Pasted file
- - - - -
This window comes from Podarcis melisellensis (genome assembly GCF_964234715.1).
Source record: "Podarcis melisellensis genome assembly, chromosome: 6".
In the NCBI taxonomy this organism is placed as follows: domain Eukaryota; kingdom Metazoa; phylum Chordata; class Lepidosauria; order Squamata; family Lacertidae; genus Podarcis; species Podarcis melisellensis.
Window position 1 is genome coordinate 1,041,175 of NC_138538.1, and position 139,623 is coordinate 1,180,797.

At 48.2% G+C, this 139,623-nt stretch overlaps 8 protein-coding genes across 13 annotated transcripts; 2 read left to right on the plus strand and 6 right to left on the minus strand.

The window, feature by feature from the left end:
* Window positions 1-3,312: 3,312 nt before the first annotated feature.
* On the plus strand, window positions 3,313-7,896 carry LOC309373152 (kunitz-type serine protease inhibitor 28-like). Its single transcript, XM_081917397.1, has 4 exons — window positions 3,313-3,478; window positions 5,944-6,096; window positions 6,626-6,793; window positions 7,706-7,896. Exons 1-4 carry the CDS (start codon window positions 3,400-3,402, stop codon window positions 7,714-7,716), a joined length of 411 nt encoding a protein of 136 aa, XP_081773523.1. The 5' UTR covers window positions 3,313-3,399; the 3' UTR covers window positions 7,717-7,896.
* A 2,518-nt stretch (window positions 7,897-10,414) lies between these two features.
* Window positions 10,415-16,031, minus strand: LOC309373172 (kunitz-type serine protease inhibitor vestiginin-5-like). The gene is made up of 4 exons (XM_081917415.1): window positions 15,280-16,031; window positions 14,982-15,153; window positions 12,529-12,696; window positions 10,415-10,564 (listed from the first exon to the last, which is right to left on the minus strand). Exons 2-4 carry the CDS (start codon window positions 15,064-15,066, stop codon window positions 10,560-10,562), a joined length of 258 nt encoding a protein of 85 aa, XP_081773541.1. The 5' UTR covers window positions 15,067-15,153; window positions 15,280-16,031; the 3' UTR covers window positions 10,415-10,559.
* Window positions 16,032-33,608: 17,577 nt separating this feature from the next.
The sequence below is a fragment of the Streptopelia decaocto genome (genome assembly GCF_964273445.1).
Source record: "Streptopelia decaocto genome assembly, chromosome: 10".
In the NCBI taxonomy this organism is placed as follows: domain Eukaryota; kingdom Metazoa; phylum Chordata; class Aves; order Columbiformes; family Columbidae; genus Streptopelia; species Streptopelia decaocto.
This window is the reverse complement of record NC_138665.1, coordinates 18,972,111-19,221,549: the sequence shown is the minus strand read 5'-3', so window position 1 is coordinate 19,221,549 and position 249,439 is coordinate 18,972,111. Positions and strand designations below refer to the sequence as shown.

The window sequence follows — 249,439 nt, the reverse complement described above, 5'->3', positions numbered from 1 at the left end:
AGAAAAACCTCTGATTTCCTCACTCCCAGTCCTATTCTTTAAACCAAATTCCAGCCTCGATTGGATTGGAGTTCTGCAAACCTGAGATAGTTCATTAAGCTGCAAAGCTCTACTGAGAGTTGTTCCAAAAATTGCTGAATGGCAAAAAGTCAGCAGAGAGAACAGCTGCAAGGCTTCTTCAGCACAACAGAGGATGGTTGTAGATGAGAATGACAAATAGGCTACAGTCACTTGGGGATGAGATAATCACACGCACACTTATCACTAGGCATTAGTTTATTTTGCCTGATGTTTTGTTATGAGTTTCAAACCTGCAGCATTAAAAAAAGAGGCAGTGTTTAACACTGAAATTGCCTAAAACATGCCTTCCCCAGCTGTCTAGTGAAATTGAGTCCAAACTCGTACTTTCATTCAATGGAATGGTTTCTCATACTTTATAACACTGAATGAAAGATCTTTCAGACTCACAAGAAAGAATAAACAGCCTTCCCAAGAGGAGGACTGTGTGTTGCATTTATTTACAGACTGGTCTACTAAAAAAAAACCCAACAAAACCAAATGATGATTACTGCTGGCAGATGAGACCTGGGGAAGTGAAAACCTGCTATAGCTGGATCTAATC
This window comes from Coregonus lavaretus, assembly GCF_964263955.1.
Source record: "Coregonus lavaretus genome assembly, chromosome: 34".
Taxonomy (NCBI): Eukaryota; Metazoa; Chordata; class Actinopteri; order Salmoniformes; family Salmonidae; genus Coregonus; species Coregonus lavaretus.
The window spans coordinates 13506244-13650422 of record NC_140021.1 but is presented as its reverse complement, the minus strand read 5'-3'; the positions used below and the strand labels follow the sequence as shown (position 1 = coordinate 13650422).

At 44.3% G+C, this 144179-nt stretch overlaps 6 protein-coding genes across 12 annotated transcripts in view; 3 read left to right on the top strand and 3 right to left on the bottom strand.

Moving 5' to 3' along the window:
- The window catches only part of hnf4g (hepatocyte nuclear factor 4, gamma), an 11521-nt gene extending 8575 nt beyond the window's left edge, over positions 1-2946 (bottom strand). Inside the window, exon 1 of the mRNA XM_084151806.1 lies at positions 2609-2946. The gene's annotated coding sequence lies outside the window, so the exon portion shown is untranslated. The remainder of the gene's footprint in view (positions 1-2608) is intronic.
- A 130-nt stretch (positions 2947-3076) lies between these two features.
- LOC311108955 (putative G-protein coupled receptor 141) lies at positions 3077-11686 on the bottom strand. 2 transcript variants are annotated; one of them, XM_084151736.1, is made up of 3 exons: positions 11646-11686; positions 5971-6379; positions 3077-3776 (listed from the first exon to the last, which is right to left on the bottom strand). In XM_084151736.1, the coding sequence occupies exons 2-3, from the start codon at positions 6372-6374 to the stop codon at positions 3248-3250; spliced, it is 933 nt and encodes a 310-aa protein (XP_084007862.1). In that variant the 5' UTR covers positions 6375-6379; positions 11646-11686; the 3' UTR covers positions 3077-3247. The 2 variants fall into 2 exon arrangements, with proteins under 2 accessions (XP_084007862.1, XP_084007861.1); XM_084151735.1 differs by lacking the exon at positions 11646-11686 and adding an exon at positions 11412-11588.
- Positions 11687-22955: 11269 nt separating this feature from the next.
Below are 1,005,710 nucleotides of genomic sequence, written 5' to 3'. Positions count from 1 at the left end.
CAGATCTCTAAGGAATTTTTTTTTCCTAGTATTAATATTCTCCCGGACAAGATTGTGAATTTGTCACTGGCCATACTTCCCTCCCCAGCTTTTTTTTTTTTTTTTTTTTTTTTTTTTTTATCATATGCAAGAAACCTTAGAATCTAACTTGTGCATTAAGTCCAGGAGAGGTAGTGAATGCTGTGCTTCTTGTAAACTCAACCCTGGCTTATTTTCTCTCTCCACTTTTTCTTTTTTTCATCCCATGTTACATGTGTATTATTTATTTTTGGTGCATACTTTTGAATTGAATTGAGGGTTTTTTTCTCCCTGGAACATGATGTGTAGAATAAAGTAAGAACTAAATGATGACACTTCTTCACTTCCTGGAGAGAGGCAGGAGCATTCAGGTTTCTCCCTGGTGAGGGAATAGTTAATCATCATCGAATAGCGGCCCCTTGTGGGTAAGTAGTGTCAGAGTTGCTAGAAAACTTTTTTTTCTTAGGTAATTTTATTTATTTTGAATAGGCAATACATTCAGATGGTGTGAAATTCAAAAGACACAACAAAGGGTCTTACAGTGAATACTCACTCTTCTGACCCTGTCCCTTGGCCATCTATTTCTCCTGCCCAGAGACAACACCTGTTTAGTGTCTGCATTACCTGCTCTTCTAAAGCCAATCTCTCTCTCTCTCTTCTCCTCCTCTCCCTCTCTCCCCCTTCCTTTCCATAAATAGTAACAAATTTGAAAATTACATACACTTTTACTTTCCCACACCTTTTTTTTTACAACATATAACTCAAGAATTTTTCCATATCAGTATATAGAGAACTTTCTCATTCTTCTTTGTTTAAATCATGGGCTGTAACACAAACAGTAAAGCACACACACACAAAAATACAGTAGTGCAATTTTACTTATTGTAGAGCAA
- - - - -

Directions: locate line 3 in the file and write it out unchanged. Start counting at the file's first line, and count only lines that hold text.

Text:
In the NCBI taxonomy this organism is placed as follows: domain Eukaryota; kingdom Metazoa; phylum Chordata; class Lepidosauria; order Squamata; family Lacertidae; genus Podarcis; species Podarcis melisellensis.